Counsel Public Affairs has launched a polling practice called Counsel Research. As part of our inaugural June 2021 poll, we dove deep into issues surrounding COVID-19 and governments’ performance.
By far, our biggest surprise in reading the data was the fact that COVID-19 is no longer the most important health priority.
We asked Canadians to select up to five of their most important healthcare issues from a list of sixteen. COVID-19 response was the fourth most popular selection, with 36% of participants indicating it was in their top five issues. The top three healthcare issue selections were mental health, selected by 49%, wait times for surgeries, selected by 47%, and support for long-term care facilities, selected by 37%. Notably, the top three issues selected by voters are directly connected to governments’ COVID-19 response across the country.
As vaccination rates continue to rise and public health restrictions ease, we can expect to see COVID-19 drop further.
As for Prime Minister Justin Trudeau’s handling of the COVID-19 pandemic, overall, 57% of Canadians believe that he is doing a good job at managing Canada’s response to the crisis. This number decreases to 24% for Conservative Party core supporters (those who voted Conservative in the last election and plan to do so again). However, when considering swing voters (those who would consider switching votes) for both the Conservative Party and New Democratic Party, that number increases to over 60%.
We conclude that while overall pandemic performance is a good tool for fundraising for the Conservative Party from their own members, using it as a political strategy to win more votes and expand their voter base risks alienating 6/10 of swing voters.
When we explore specific aspects of the pandemic response, the federal government gets high marks for vaccine procurement and awareness. Again, swing voter groups for both the Conservatives and New Democrats rank their performance as very high, meaning that criticisms around these aspects of the government’s pandemic response will not resonate with the voters that both main opposition parties need to win over.
When it comes to performance on supporting small businesses, 61% felt the federal government did a good job, with the overall performance of the provinces being slightly lower at 57%. Among the provincial governments, Quebec received the highest marks, with 71% favouring the Legault government’s efforts. Alberta saw the lowest satisfaction levels, with only 46% indicating the Kenney government has done a good job supporting small businesses.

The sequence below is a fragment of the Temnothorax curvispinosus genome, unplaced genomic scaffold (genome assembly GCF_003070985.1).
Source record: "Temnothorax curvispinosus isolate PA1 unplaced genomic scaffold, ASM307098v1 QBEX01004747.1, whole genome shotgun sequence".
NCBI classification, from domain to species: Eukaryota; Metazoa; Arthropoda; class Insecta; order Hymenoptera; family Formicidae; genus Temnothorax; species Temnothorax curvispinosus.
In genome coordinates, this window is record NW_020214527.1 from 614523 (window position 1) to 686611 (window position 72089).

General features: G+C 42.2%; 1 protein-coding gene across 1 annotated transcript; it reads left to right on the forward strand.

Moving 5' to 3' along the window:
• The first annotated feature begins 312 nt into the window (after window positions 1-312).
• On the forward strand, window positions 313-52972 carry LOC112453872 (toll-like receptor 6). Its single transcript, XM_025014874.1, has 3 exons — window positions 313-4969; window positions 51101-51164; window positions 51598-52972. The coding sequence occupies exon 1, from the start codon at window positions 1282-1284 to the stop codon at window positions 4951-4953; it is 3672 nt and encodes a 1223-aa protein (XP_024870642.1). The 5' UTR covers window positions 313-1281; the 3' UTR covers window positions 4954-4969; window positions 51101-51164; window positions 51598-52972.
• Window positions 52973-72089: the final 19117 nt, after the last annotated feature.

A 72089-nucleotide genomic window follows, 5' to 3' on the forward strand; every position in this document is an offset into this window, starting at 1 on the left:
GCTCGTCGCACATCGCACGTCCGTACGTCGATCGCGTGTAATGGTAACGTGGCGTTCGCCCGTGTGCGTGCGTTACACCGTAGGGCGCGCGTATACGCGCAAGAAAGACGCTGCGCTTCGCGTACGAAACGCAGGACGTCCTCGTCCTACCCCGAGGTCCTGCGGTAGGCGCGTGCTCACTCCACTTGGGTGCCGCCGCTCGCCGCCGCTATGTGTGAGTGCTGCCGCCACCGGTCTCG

Quebec again takes top marks on vaccination rollouts, with 85% indicating their government has done a good job with the province’s vaccination distribution plan. The province with the most negative sentiment on vaccine distribution plans was Manitoba, with only 53% believing their provincial government has done a good job. Note that this poll was conducted during a considerable wave of infections in that province.
Concerning lockdowns, sentiments vary widely between provinces, and even between sub-provincial regions. The four Atlantic provinces collectively received top marks for the balance of their lockdown policies, with 69% indicating lockdowns in their area were appropriate. The province with the highest satisfaction levels is New Brunswick, with 80% favouring lockdowns in their area as appropriate.
On the other side of the spectrum, only 42% of Albertans believe restrictions have been appropriate. The gap between rural and urban Alberta was not especially large, with 45% of urban Albertans believing the restrictions have been appropriate, 36% believing restrictions have been too relaxed, and 18% believing restrictions have been too strict.
Counsel surveyed 3,175 people over the period of June 1 – June 4 2021 using the Lucid Exchange Platform, which blends a variety of partner panels. The margin of error for a comparable probability-based random sample of the same size is +/- 1.7%, 19 times out of 20.
Results are sub-regionally weighted for:
- Age and birth sex according to the 2016 Census.
- 2019 Federal Vote.